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Monday, 13 May, 2002, 19:01 GMT 20:01 UK
Jarvis in the spotlight
Passengers getting off a train
Rail passengers: Safety a major concern
Not many people have heard of Jarvis plc, an unglamorous outsourcing company focused mainly on government contract work.

But the Potters Bar rail crash, which occurred on a stretch of railway line that Jarvis is responsible for maintaining, could change all that.

Investigators believe that a faulty set of points caused last Friday's accident, in which seven people died and more than 70 were injured.

Jarvis has said it inspected the points the day before the crash, and found them "compliant with standards".

It also stressed that the inspection staff were full-time Jarvis employees, dismissing speculation that under-qualified subcontractors may have been involved.

But the incident has given investor confidence in the ailing UK railway sector a severe jolt, wiping nearly 15% off Jarvis' share price on Monday.

Rags to riches

The Potter's Bar disaster has come as a serious setback for a company which has turned in an otherwise strong performance over the past few years.

Jarvis, a small and nearly bankrupt construction firm in the mid-1990s, had by the end of the decade transformed itself into a services company with an 8,000-strong workforce and annual sales of about 750m.

The icing on the cake came in late 2001 when Jarvis announced a 100% increase in half-year profits to 17.7m, sending its shares soaring to a 30-month high.

Jarvis' flamboyant Iranian-born boss Paris Moayedi, who took over as chief executive in 1994, is widely credited with masterminding the turnaround.

He achieved the transformation by spotting and ruthlessly exploiting the trend for contracting out government services which swept through western Europe during the 1990s.

Road builder

Responsible for about 4,700 miles of track, Jarvis is the biggest railway maintenance company in the UK.

Its engineers also maintain and upgrade long stretches of the UK's road network.

Jarvis' railway and road maintenance operations form the backbone of its business, accounting for nearly two thirds of total sales in its last financial year.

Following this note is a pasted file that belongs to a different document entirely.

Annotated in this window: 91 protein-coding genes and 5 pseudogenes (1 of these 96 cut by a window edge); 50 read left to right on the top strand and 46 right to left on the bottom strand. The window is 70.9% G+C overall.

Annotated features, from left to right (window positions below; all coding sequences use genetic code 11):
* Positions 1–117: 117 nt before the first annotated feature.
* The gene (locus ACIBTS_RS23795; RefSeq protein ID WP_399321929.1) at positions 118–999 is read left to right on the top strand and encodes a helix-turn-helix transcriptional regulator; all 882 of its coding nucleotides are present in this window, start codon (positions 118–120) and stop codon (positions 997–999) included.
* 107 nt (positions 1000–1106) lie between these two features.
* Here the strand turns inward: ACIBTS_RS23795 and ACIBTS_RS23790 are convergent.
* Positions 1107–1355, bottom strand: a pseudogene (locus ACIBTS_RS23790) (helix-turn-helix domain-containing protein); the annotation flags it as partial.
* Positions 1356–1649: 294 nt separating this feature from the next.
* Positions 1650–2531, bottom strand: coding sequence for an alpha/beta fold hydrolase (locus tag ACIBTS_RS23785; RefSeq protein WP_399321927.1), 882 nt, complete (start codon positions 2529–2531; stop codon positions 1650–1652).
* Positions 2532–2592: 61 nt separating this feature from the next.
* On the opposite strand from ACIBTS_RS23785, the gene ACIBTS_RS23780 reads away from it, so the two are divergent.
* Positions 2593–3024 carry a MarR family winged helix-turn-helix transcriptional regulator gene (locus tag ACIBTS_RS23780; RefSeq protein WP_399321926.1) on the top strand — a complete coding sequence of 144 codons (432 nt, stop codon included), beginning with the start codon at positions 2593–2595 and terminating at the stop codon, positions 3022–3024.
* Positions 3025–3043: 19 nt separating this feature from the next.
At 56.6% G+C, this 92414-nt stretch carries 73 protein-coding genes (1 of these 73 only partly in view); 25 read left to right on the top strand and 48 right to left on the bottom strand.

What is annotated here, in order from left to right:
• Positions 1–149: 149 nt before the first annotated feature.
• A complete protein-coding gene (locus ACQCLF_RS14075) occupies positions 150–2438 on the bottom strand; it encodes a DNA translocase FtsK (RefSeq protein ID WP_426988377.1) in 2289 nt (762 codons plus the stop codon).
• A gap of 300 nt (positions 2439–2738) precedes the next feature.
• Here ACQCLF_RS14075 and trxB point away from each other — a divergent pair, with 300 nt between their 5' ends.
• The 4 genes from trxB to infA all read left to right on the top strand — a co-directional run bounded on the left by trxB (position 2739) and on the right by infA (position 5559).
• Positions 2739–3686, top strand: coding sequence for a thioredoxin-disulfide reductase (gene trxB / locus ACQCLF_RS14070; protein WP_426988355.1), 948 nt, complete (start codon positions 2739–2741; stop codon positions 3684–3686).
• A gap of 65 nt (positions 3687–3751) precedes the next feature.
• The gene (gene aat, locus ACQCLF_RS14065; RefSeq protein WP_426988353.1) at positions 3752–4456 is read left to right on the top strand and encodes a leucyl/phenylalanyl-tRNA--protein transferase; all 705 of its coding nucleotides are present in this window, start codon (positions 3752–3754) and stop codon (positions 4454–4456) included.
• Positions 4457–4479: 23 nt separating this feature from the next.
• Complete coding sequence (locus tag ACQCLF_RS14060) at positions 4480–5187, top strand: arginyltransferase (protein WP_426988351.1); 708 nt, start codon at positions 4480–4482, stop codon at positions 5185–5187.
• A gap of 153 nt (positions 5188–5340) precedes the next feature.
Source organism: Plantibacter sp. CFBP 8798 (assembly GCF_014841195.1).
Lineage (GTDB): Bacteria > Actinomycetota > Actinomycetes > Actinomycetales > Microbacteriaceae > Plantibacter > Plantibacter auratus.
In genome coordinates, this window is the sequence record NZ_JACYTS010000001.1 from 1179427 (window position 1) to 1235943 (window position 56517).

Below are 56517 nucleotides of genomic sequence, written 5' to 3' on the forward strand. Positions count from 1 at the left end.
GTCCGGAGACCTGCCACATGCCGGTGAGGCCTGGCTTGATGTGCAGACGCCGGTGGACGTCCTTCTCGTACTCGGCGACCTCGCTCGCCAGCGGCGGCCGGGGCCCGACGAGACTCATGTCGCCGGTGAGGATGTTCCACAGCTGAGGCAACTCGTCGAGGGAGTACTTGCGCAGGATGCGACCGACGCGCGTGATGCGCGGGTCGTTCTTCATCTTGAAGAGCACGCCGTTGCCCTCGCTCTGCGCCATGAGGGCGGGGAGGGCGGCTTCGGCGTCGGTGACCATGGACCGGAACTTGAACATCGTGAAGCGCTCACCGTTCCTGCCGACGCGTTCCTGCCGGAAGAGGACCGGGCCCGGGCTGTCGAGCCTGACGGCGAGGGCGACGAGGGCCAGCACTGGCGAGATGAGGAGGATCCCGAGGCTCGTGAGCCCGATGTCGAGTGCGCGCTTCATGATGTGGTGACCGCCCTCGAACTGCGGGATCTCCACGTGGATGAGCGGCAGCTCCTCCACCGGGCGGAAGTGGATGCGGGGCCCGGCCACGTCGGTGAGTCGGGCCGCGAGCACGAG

The remainder of the company's revenues are generated through the contracted management of premises for schools, universities and hospitals.

PFI jackpot

Jarvis is also one of the main beneficiaries of the government's policy of involving the private sector more closely in public construction and engineering projects.

It is part of the Tube Lines consortium bidding for the contract to maintain the Jubilee, Northern and Piccadilly lines on the London Underground.

And the company has racked up a series of lucrative orders to rebuild railways, roads and schools under the government's private finance initiative, a scheme aimed at making public construction projects more efficient.

Under the PFI, construction firms which agree to put up part of the money for major public building projects themselves are offered a guaranteed revenue stream for a number of years in return.

But critics allege that it would be cheaper to fund the construction projects directly from the public purse.

Strike two

This is not the first time that a contractor has come under fire following fatal accidents along the east coast main line.

Jarvis took over the maintenance contract in April last year from rival Balfour Beatty, which was heavily criticised after a faulty rail caused a train crash in October 2000 at Hatfield, just five miles further down the line.

The Hatfield disaster raised concerns over the safety implications of leaving essential maintenance work to contractors.

Potters Bar is sure to do the same.

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